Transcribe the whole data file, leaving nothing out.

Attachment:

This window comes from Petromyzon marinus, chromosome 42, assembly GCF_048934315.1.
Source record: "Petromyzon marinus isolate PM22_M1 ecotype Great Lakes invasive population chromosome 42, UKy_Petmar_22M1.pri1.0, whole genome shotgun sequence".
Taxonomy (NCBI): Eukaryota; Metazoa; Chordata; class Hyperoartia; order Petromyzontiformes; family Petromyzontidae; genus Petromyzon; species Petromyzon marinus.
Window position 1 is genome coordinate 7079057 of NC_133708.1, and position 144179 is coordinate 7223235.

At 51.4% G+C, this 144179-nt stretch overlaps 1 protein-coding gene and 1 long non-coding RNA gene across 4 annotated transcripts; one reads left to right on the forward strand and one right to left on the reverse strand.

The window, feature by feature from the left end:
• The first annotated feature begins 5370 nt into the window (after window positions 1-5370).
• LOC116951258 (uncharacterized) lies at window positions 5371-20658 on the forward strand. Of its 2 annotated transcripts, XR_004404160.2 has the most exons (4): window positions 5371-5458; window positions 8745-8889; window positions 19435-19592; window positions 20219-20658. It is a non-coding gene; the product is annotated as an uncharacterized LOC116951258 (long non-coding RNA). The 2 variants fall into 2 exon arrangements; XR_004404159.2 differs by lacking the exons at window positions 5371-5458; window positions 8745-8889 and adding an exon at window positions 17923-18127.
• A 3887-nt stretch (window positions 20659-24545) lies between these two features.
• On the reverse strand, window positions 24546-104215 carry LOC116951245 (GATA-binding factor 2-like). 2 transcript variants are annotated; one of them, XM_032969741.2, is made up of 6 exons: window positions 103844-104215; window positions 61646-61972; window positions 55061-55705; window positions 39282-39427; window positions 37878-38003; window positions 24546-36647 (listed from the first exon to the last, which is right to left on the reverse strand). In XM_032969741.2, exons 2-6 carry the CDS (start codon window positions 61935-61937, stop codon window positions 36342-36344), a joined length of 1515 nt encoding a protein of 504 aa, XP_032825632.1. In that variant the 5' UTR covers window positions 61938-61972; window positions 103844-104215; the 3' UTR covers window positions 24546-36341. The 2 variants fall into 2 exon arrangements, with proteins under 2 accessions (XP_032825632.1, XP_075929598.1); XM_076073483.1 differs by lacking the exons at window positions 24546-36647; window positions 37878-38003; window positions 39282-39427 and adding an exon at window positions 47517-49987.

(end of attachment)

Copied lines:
This window comes from Petromyzon marinus, chromosome 42, assembly GCF_048934315.1.
Source record: "Petromyzon marinus isolate PM22_M1 ecotype Great Lakes invasive population chromosome 42, UKy_Petmar_22M1.pri1.0, whole genome shotgun sequence".
Taxonomy (NCBI): Eukaryota; Metazoa; Chordata; class Hyperoartia; order Petromyzontiformes; family Petromyzontidae; genus Petromyzon; species Petromyzon marinus.
Window position 1 is genome coordinate 7079057 of NC_133708.1, and position 144179 is coordinate 7223235.

At 51.4% G+C, this 144179-nt stretch overlaps 1 protein-coding gene and 1 long non-coding RNA gene across 4 annotated transcripts; one reads left to right on the forward strand and one right to left on the reverse strand.

The window, feature by feature from the left end:
• The first annotated feature begins 5370 nt into the window (after window positions 1-5370).
• LOC116951258 (uncharacterized) lies at window positions 5371-20658 on the forward strand. Of its 2 annotated transcripts, XR_004404160.2 has the most exons (4): window positions 5371-5458; window positions 8745-8889; window positions 19435-19592; window positions 20219-20658. It is a non-coding gene; the product is annotated as an uncharacterized LOC116951258 (long non-coding RNA). The 2 variants fall into 2 exon arrangements; XR_004404159.2 differs by lacking the exons at window positions 5371-5458; window positions 8745-8889 and adding an exon at window positions 17923-18127.
• A 3887-nt stretch (window positions 20659-24545) lies between these two features.
• On the reverse strand, window positions 24546-104215 carry LOC116951245 (GATA-binding factor 2-like). 2 transcript variants are annotated; one of them, XM_032969741.2, is made up of 6 exons: window positions 103844-104215; window positions 61646-61972; window positions 55061-55705; window positions 39282-39427; window positions 37878-38003; window positions 24546-36647 (listed from the first exon to the last, which is right to left on the reverse strand). In XM_032969741.2, exons 2-6 carry the CDS (start codon window positions 61935-61937, stop codon window positions 36342-36344), a joined length of 1515 nt encoding a protein of 504 aa, XP_032825632.1. In that variant the 5' UTR covers window positions 61938-61972; window positions 103844-104215; the 3' UTR covers window positions 24546-36341. The 2 variants fall into 2 exon arrangements, with proteins under 2 accessions (XP_032825632.1, XP_075929598.1); XM_076073483.1 differs by lacking the exons at window positions 24546-36647; window positions 37878-38003; window positions 39282-39427 and adding an exon at window positions 47517-49987.